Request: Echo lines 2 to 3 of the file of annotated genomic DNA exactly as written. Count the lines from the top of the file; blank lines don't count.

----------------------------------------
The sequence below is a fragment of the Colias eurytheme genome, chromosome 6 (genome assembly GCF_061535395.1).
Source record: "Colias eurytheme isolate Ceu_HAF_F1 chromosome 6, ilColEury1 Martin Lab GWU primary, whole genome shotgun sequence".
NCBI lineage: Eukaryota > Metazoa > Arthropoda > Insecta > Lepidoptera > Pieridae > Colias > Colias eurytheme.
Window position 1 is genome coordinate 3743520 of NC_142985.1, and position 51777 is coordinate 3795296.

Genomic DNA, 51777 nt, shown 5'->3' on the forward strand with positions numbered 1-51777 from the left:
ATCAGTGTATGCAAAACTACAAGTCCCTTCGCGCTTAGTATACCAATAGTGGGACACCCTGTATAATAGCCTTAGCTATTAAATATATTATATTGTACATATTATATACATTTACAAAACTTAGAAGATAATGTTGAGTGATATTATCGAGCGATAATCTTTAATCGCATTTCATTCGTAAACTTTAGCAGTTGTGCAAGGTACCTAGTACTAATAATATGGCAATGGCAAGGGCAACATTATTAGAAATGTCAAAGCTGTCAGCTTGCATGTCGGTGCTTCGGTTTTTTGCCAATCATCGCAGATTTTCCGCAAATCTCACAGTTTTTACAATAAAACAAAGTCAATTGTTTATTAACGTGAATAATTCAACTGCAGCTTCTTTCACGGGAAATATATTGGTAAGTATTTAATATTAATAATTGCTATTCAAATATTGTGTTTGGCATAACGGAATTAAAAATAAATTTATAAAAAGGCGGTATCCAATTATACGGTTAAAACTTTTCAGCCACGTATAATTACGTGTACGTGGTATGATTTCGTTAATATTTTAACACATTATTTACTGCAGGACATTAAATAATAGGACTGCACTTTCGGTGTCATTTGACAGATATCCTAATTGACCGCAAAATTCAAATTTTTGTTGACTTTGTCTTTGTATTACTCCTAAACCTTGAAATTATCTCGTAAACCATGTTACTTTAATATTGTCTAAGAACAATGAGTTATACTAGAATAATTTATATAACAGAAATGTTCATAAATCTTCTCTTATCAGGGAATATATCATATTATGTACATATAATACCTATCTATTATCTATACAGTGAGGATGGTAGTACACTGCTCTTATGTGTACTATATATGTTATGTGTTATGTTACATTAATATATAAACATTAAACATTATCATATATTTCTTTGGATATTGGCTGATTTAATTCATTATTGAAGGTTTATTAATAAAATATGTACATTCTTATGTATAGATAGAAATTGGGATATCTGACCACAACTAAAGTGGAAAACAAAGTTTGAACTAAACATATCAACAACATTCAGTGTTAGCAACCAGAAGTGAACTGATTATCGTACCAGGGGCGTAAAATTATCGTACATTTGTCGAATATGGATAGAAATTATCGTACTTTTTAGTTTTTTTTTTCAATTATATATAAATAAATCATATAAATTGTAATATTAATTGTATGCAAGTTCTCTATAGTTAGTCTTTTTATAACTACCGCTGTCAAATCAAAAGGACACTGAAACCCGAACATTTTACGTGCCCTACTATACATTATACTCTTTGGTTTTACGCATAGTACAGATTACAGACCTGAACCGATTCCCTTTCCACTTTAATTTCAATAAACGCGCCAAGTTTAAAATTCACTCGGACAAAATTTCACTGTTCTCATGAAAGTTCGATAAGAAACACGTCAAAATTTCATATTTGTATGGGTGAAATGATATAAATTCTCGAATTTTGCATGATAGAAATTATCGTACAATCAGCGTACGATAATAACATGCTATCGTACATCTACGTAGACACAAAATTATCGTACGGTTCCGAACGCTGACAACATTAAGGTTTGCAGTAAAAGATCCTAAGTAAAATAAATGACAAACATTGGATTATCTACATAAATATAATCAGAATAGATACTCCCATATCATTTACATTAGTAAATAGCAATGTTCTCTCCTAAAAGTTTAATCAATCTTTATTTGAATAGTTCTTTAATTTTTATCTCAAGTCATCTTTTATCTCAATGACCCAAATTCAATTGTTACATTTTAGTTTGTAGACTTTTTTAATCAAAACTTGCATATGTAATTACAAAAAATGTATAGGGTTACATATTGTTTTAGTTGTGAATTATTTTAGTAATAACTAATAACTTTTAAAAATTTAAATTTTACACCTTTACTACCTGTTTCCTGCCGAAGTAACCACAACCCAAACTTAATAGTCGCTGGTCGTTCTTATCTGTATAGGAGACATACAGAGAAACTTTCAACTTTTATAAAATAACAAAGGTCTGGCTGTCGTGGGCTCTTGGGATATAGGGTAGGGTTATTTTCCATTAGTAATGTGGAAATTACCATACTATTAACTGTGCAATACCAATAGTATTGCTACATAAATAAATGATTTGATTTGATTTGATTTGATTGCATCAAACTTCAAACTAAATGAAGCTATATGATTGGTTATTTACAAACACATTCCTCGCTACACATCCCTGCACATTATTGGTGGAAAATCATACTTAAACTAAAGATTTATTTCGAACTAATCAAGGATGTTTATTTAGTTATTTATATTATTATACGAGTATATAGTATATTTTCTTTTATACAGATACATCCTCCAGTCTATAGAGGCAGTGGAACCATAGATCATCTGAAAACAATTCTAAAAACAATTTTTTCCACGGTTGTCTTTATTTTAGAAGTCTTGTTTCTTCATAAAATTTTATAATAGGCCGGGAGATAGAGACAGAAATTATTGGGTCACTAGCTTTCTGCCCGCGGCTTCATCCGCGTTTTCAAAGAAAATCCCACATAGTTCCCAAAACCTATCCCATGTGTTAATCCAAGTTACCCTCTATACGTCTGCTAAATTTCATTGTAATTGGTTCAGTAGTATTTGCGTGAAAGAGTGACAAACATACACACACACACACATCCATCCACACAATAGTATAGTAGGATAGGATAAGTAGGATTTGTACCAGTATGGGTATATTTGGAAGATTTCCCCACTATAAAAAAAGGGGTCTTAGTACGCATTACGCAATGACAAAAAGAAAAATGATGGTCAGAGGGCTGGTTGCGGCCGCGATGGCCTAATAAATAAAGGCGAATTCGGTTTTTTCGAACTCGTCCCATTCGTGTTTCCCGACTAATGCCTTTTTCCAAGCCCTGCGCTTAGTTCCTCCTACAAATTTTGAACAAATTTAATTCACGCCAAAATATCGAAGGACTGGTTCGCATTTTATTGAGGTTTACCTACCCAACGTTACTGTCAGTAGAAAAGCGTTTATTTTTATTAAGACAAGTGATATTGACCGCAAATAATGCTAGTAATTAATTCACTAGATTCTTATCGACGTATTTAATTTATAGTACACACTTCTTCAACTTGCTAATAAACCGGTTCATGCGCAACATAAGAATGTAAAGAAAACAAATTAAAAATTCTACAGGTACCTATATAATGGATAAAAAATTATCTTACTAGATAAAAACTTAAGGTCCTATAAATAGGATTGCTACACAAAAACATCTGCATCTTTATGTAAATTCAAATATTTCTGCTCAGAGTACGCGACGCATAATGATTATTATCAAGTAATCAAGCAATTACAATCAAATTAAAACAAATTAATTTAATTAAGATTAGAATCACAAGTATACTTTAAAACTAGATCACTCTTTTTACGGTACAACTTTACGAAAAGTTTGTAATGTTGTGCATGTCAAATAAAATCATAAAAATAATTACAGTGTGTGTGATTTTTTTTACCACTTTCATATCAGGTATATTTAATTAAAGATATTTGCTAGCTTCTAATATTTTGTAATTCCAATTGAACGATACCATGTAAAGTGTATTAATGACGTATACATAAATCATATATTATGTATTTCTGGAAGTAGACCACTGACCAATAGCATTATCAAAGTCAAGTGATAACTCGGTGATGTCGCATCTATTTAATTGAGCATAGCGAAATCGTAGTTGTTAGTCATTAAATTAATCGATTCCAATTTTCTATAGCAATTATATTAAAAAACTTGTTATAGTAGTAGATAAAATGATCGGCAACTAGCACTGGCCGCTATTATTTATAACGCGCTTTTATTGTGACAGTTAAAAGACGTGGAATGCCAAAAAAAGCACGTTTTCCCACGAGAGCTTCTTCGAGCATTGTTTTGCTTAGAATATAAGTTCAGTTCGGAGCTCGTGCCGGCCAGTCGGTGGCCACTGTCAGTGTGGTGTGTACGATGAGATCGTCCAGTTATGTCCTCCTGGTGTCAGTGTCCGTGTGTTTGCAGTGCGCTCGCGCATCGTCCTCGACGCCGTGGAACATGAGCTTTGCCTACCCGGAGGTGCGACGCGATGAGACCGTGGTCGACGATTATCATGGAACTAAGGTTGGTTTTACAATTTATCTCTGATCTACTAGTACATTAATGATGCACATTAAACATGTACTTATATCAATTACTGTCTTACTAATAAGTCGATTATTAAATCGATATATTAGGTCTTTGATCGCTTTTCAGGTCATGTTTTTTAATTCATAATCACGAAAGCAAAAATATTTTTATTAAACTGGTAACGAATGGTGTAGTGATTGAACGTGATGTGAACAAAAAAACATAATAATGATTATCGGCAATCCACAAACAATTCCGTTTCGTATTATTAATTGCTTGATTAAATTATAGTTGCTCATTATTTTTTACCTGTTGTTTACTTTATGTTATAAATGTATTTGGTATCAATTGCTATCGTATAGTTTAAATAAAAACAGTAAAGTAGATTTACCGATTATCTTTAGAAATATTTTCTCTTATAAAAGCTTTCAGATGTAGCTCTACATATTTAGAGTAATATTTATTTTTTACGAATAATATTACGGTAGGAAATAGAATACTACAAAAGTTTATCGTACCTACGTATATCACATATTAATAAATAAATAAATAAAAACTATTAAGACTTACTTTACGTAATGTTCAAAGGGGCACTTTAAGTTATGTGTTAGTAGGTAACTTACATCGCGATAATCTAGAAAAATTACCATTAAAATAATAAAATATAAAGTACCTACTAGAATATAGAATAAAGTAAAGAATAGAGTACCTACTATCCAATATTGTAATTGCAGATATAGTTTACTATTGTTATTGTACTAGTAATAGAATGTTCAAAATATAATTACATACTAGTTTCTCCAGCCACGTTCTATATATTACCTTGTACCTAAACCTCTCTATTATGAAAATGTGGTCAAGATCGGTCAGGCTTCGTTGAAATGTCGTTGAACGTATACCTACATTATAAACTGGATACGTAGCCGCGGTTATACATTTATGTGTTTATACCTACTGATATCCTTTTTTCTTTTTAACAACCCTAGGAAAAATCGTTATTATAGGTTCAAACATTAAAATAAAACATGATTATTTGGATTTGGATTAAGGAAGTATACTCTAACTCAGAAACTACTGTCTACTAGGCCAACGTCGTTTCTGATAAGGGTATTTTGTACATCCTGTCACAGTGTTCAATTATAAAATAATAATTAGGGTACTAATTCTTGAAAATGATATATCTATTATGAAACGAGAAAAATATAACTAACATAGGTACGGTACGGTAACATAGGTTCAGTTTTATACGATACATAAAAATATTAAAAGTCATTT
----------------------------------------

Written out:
Source record: "Colias eurytheme isolate Ceu_HAF_F1 chromosome 6, ilColEury1 Martin Lab GWU primary, whole genome shotgun sequence".
NCBI lineage: Eukaryota > Metazoa > Arthropoda > Insecta > Lepidoptera > Pieridae > Colias > Colias eurytheme.